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Privacy Rules to Change in the EU, But What If …?

In a presentation EU Commissioner Viviane Reding gave a preview of the new Privacy regulation her DG is preparing. As she states, privacy rules need to be brought up to date and harmonized. With all 27 member states having the same rules and tools to enforce, a company only will deal with one privacy commissioner... So, what if we, for the sake of this blog, take this initiative towards spam and cyber crime. What would this do to spam enforcement? more

Understanding and Detecting Mobile Malware Threats

Every couple of years there's a new "hot threat" in security for which vendors abruptly tout newfangled protection and potential customers clamor for additional defense options. Once upon a time it was spyware, a few years ago it was data leakage, and today it's mobile malware. It's a reoccurring cycle, analogous to the "blue is the new black" in fashion -- if you fancy adopting a certain cynical tone. more

Types of Attack

A lot of pixels have been spilled in the last few years about "advanced persistent threats" (APT); if nothing else, any high-end company that has been penetrated wants to blame the attack on an APT. But what is an APT, other than (as best I can tell) an apparent codename for China? Do they exist? After thinking about it for a while, I came up with the following representation... more

Japan Developing Distinctive Anti-Cyberattack Virus

The Japanese Defense Ministry is creating a computer virus capable of tracking, identifying and disabling sources of cyberattacks, according to reports. The development of the virtual cyberweapon was launched in 2008. Since then, the weapon has been tested in a closed network environment. "The most distinctive feature of the new virus is its ability to trace cyber-attack sources. It can identify not only the immediate source of attack, but also all "springboard" computers used to transmit the virus." more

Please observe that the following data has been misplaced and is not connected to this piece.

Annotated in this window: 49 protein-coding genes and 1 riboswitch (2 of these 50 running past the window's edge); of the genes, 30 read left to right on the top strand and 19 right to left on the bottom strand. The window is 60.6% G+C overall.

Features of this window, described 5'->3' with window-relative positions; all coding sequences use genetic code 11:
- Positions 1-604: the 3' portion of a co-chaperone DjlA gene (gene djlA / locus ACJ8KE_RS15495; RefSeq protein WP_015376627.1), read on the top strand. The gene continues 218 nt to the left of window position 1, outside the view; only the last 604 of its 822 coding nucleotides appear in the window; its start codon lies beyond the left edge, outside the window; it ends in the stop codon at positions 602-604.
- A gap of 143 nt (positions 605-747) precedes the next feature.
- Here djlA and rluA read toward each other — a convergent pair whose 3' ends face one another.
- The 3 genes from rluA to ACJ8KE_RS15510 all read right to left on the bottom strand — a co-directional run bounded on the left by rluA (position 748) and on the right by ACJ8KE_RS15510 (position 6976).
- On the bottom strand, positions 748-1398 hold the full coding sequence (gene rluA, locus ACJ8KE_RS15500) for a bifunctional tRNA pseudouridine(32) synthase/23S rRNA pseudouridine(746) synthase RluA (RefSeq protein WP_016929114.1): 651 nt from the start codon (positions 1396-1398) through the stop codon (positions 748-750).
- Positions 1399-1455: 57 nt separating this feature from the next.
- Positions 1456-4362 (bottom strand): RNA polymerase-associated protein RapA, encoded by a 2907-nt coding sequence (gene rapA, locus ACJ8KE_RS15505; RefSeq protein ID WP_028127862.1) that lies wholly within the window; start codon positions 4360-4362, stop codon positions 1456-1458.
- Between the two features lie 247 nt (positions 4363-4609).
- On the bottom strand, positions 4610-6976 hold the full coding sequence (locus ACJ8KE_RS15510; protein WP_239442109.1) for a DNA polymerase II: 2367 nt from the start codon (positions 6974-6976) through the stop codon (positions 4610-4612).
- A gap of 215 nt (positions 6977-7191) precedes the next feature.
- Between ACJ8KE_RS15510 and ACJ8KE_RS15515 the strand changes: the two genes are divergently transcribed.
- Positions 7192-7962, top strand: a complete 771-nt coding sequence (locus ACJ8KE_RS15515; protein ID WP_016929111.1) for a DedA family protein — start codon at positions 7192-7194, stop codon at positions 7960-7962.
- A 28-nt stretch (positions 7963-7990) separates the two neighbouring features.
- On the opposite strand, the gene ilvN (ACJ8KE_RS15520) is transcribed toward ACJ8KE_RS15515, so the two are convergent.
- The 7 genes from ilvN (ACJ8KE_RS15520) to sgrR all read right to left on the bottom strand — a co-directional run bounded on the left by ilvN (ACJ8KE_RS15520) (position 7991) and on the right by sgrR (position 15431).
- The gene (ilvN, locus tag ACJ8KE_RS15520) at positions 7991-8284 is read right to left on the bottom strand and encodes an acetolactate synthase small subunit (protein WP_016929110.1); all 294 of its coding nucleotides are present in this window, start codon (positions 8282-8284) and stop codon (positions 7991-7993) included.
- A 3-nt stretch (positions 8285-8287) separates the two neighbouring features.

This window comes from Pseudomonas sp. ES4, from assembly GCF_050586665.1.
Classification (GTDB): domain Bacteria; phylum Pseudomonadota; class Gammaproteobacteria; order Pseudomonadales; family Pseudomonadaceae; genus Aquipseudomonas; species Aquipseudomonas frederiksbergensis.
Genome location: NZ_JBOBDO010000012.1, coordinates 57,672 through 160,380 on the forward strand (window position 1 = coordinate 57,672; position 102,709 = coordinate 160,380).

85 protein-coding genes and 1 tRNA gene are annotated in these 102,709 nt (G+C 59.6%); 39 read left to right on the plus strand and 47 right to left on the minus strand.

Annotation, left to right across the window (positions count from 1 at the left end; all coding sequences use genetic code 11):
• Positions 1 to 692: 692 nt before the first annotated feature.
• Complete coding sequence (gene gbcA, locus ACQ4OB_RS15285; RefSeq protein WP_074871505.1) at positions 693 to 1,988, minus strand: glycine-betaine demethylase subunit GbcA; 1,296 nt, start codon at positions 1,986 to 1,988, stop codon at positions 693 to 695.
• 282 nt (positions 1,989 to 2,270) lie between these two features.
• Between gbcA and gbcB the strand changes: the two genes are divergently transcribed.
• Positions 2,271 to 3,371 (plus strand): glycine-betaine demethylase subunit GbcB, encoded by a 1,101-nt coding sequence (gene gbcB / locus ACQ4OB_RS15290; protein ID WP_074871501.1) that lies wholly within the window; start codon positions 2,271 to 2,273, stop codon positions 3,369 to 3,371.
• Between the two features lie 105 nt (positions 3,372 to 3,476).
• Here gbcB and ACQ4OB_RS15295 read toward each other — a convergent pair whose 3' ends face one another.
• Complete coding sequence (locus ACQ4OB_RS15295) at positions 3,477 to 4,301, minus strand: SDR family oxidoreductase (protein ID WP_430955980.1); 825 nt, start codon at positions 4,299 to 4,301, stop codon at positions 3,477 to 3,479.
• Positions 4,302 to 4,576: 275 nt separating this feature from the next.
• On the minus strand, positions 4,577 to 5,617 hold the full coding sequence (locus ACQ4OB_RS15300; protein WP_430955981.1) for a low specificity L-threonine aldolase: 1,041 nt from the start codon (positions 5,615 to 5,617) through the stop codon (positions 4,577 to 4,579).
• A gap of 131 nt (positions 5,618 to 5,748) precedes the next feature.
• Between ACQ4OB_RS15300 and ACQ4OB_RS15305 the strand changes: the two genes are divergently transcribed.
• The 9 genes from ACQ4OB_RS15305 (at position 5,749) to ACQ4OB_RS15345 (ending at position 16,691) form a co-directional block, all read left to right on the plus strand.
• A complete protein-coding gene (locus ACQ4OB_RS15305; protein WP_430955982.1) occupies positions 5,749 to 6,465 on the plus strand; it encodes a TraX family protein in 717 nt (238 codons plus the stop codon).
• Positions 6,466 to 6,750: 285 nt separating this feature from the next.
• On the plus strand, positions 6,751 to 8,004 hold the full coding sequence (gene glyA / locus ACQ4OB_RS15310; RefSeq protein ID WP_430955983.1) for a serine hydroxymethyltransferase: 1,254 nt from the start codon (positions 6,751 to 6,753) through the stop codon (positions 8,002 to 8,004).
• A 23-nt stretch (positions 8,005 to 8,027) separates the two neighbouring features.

CircleID's Top Ten Posts of 2011

Here are the top ten most popular news, blogs, and industry updates featured on CircleID in 2011 based on the overall readership of the posts for the year. Congratulations to all the participants whose posts reached top readership and best wishes to the entire community for 2012. Happy New Year! more

Botnets: Most Prevalent Threat on the Internet for the Enterprises

Based on the total number of transactions, Zscaler reports botnets as the biggest security risk on the Internet for the enterprises. "Once a host gets infected, the botnet usually spreads quickly within an enterprise. It also generates a significant amount of traffic to the command and control server, to download additional malware or perform other actions." more

2012 Security Predictions: APT's, Mobile Malware and Botnet Takedowns

As the weeks remaining in 2011 dwindle and 2012 peaks out from behind the last page of the calendar, it must once again be that time of year for purposeful reflection and prediction. Or is that navel gazing and star gazing? At the highest level of navel gazing you could probably sum up 2011 with one word -- "More"... But let's put that aside for now. What does 2012 hold in stall for us? more

Greylisting Still Works - Part I